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Denon DP-400 Turntable has no treble

JP

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As I understand it, the first step of setting VTF is getting the counterweight aligned so that the tonearm hovers parallel to the platter/record, right? That's what my manual says and what every video I've found says. Once I did that, then I set the VTF, which according to Analogis is 1gram for this stylus, but most people recommend 1.25g, so I tried both and 1.25 seemed to sound better.

It doesn't have to be perfectly level when you balance it, just close. Just to confirm, after balancing, you're moving the scale to 0 without moving the CW, and then rotating the CW to ~1.25? Asking because your latter picture makes it look like the cart is riding abnormally low.
 
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BullBuchanan

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It doesn't have to be perfectly level when you balance it, just close. Just to confirm, after balancing, you're moving the scale to 0 without moving the CW, and then rotating the CW to ~1.25? Asking because your latter picture makes it look like the cart is riding abnormally low.
Correct. In the last picture I sent the arm was resting on the tone arm lift.
 
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BullBuchanan

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Whilst I am doubtful the 'in-built' pre amp is going to provide Super Hi end audiophile quality, I am thinking as others have suggested, utilizing it, may be a better option. Although, that said, it seems the Original cartridge (as fitted), to this Denon was the Denon 9410037907 see here: https://denon.encompass.com/item/12429230/Denon/00D9410037907/ which may actually have been manufactured by Audio Technica and has similar specs to the AT91.

Also, I think the issue may be as suggested previously, an incorrect Capacitance or Load issue.
From what I can ascertain, the Original Cartridge wanted to see a load capacitance of 100-200 pF and a load impedance of 47,000 ohms.
The suggested AT95 series has Identical Load requirements to the Original Cartridge.

Shure’s recommended capacitive load for the M91E and M91ED is in the range of 400-500 pF !! I'm not sure about it's desired impedence but is probably similar.

It's probably safe to assume the 'in-built' pre amp is providing an input for the Original cartridge that is ideally suited and happy with, whereas Not so with the Shure.
Difficult to say What Load variance would be seen when switching the in-built EQ module Off AND what loads Your amplifiers Phono Input would be providing.

BTW, I'm 68 and I used to sell the Shure M91, Way back when I used to sell HiFi in my late teens and early 20's !! and whilst acceptable, it was not that spectacular, or note worthy lol there were Many better cartridges.

It may be best (as others have suggested) to 'Ditch' the Shure and get an Audio Technica that will be Happy 'Seeing' the in-built pre amp :)
You'll probably get Good Money for the Shure on Ebay :)

What Amp are you using ??
I'm using a Denon x3700h - while it rates very well as an amplifier according to Amir's measurements here, there's almost no info from denon or 3rd parties ont he performance or specs of the phono stage.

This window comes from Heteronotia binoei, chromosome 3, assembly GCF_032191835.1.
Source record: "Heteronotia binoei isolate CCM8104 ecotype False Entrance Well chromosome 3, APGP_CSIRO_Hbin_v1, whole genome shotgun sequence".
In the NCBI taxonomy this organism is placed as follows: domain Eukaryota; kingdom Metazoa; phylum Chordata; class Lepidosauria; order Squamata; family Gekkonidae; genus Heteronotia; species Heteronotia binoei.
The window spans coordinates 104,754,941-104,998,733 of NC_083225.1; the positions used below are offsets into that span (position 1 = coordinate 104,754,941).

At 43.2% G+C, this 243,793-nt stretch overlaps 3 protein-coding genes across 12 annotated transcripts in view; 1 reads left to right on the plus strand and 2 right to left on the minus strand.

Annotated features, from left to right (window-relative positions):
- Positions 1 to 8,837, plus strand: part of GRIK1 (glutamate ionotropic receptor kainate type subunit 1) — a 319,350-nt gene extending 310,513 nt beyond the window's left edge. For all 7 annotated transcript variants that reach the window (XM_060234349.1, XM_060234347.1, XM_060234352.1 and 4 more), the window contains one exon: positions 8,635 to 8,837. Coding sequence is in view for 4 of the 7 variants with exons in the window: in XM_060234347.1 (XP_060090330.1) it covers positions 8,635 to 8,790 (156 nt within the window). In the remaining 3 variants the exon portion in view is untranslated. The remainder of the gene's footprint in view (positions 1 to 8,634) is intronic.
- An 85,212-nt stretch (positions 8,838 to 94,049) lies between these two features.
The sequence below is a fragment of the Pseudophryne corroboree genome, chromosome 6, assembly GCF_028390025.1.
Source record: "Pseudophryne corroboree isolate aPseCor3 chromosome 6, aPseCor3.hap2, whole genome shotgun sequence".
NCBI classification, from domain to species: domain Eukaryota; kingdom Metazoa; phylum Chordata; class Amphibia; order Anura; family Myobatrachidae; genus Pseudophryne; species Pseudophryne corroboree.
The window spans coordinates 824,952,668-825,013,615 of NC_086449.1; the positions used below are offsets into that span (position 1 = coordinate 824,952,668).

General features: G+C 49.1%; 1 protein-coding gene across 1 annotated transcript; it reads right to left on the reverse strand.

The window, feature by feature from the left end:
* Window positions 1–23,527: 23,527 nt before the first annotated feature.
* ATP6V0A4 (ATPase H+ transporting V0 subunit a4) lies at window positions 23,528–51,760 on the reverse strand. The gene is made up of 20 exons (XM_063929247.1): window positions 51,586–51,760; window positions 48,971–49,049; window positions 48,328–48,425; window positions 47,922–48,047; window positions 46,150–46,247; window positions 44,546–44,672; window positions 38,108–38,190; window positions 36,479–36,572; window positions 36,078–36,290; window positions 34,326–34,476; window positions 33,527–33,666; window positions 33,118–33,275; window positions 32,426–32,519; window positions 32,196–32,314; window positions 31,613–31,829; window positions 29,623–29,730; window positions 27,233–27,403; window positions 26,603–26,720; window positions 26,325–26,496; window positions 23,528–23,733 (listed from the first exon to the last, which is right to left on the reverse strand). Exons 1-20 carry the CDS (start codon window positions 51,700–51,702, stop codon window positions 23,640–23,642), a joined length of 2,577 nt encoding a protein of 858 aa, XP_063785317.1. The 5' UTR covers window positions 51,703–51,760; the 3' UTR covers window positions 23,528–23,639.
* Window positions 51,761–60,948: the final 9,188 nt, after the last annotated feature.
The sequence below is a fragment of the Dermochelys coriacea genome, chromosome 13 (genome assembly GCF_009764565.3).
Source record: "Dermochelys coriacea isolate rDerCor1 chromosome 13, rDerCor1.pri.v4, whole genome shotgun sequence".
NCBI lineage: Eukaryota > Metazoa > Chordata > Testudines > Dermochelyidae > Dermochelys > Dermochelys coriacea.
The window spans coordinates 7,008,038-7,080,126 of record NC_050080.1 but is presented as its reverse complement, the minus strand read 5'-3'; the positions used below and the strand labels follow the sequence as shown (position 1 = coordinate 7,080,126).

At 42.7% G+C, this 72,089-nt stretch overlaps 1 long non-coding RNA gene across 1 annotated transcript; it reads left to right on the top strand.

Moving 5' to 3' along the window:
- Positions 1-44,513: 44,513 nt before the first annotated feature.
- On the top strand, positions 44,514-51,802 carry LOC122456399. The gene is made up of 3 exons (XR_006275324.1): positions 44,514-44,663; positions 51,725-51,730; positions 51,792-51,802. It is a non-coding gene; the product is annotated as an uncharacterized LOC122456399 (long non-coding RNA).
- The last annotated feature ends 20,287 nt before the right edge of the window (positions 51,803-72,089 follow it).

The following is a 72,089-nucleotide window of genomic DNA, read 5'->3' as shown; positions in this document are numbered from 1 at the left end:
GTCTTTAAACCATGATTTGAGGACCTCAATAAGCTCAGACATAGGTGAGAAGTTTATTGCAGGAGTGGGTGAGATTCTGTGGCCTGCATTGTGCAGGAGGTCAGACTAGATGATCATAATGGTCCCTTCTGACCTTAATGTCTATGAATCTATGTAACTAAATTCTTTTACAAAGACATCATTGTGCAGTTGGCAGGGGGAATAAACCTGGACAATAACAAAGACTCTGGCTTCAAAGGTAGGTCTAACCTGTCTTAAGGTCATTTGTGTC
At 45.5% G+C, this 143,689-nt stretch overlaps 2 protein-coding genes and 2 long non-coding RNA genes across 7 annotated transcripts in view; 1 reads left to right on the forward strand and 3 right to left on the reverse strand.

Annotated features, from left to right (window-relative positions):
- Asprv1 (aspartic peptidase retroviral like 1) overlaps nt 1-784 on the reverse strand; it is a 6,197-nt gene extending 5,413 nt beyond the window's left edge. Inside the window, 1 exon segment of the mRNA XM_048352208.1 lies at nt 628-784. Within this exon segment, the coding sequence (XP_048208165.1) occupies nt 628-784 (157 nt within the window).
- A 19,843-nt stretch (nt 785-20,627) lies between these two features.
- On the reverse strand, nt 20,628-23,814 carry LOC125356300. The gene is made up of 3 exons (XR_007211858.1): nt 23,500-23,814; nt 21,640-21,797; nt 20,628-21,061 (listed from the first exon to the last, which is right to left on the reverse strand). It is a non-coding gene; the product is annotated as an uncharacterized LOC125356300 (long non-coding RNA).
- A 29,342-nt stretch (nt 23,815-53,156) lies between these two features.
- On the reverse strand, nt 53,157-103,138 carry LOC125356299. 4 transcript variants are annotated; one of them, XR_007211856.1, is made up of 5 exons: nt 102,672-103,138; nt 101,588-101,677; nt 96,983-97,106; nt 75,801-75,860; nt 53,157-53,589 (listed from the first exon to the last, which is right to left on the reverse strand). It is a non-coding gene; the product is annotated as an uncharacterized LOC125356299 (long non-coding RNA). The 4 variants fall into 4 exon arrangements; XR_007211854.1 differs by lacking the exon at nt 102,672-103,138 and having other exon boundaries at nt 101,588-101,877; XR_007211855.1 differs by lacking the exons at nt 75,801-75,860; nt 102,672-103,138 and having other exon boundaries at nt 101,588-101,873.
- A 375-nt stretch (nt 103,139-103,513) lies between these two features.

How do you like to go about determining the capacitance you're working with on a given cart? If a 3rd party stylus is used, as in mine, does that impact the capacitance at all?
 

jmchrislip

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I only know when I use my M91ED without adding capacitance it sounds muffled and very dull. With the additional capacitance, as recommended by SHURE, it sounds full and lush. Beautiful bass, mids and highs.

If you don't want to hear the M91ED the way the manufacturer recommends, then get a cartridge that doesn't require additional capacitance above 200pf. REMEMBER, the SHURE, EMPIRE, etc., like many other phono cartridges of that time, required additional capacitance. Newer cartridges don't require as much capacitance.

Enjoy whatever cartridge you choose, but the manufacturers of that time required much different loading than now.
 

DVDdoug

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How do you like to go about determining the capacitance you're working with on a given cart?
Sometimes the preamp manufacturer publishes the specs, sometimes not. But there is unknown capacitance in the turntable wiring and the cables. Adding a longer cable will add capacitance. It's usually also unknown but cables have a certain capacitance per-foot. (A longer cable may also pick-up more hum.)

And the cartridge manufacturer should publish the recommended capacitance.

If a 3rd party stylus is used, as in mine, does that impact the capacitance at all?
No, but they can both affect frequency response so with a different stylus it might be optimized with different capacitance.

But from my experience, years ago in the vinyl days, records varied a lot. ...And I was always foolishly upgrading, or wanting to upgrade and I thought my system wasn't "good enough" if I had to adjust the tone controls. Then I got a CD player and gave-up on trying to "perfect" analog, eventually replacing (or digitizing) all of my records, and giving-up on vinyl altogether.,
 
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jmchrislip